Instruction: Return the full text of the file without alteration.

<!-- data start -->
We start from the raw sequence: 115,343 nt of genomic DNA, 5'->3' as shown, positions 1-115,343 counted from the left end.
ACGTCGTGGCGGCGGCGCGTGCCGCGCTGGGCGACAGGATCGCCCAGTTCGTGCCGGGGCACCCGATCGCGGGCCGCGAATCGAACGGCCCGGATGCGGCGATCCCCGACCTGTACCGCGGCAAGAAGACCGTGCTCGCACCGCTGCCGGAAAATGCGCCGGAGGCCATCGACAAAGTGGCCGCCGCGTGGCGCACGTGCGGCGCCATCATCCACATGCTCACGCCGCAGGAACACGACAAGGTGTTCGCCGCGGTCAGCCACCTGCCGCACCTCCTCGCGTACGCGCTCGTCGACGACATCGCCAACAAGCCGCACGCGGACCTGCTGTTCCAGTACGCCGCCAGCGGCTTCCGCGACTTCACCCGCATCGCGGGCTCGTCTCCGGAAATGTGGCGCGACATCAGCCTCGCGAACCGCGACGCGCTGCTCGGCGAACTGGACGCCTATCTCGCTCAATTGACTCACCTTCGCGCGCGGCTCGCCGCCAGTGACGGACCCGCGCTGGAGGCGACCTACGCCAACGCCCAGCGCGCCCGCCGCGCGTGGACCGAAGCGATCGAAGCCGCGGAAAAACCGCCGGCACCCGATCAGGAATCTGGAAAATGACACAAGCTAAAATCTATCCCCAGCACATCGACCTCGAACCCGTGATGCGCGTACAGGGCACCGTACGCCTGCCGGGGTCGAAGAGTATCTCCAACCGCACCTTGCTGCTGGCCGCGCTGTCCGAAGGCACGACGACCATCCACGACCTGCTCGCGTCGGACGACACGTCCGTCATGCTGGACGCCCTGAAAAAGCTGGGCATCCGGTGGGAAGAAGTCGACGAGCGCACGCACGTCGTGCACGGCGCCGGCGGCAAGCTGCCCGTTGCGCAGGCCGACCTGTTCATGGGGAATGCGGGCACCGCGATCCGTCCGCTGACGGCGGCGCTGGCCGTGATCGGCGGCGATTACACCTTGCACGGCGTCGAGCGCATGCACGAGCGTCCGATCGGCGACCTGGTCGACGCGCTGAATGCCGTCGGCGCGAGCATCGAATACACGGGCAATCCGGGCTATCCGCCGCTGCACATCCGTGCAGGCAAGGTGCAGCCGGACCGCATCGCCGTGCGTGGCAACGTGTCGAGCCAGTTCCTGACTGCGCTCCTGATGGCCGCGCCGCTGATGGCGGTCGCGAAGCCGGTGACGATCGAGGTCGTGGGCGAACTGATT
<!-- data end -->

We start from the raw sequence: 115,343 nt of genomic DNA, 5'->3' as shown, positions 1-115,343 counted from the left end.
ACGTCGTGGCGGCGGCGCGTGCCGCGCTGGGCGACAGGATCGCCCAGTTCGTGCCGGGGCACCCGATCGCGGGCCGCGAATCGAACGGCCCGGATGCGGCGATCCCCGACCTGTACCGCGGCAAGAAGACCGTGCTCGCACCGCTGCCGGAAAATGCGCCGGAGGCCATCGACAAAGTGGCCGCCGCGTGGCGCACGTGCGGCGCCATCATCCACATGCTCACGCCGCAGGAACACGACAAGGTGTTCGCCGCGGTCAGCCACCTGCCGCACCTCCTCGCGTACGCGCTCGTCGACGACATCGCCAACAAGCCGCACGCGGACCTGCTGTTCCAGTACGCCGCCAGCGGCTTCCGCGACTTCACCCGCATCGCGGGCTCGTCTCCGGAAATGTGGCGCGACATCAGCCTCGCGAACCGCGACGCGCTGCTCGGCGAACTGGACGCCTATCTCGCTCAATTGACTCACCTTCGCGCGCGGCTCGCCGCCAGTGACGGACCCGCGCTGGAGGCGACCTACGCCAACGCCCAGCGCGCCCGCCGCGCGTGGACCGAAGCGATCGAAGCCGCGGAAAAACCGCCGGCACCCGATCAGGAATCTGGAAAATGACACAAGCTAAAATCTATCCCCAGCACATCGACCTCGAACCCGTGATGCGCGTACAGGGCACCGTACGCCTGCCGGGGTCGAAGAGTATCTCCAACCGCACCTTGCTGCTGGCCGCGCTGTCCGAAGGCACGACGACCATCCACGACCTGCTCGCGTCGGACGACACGTCCGTCATGCTGGACGCCCTGAAAAAGCTGGGCATCCGGTGGGAAGAAGTCGACGAGCGCACGCACGTCGTGCACGGCGCCGGCGGCAAGCTGCCCGTTGCGCAGGCCGACCTGTTCATGGGGAATGCGGGCACCGCGATCCGTCCGCTGACGGCGGCGCTGGCCGTGATCGGCGGCGATTACACCTTGCACGGCGTCGAGCGCATGCACGAGCGTCCGATCGGCGACCTGGTCGACGCGCTGAATGCCGTCGGCGCGAGCATCGAATACACGGGCAATCCGGGCTATCCGCCGCTGCACATCCGTGCAGGCAAGGTGCAGCCGGACCGCATCGCCGTGCGTGGCAACGTGTCGAGCCAGTTCCTGACTGCGCTCCTGATGGCCGCGCCGCTGATGGCGGTCGCGAAGCCGGTGACGATCGAGGTCGTGGGCGAACTGATT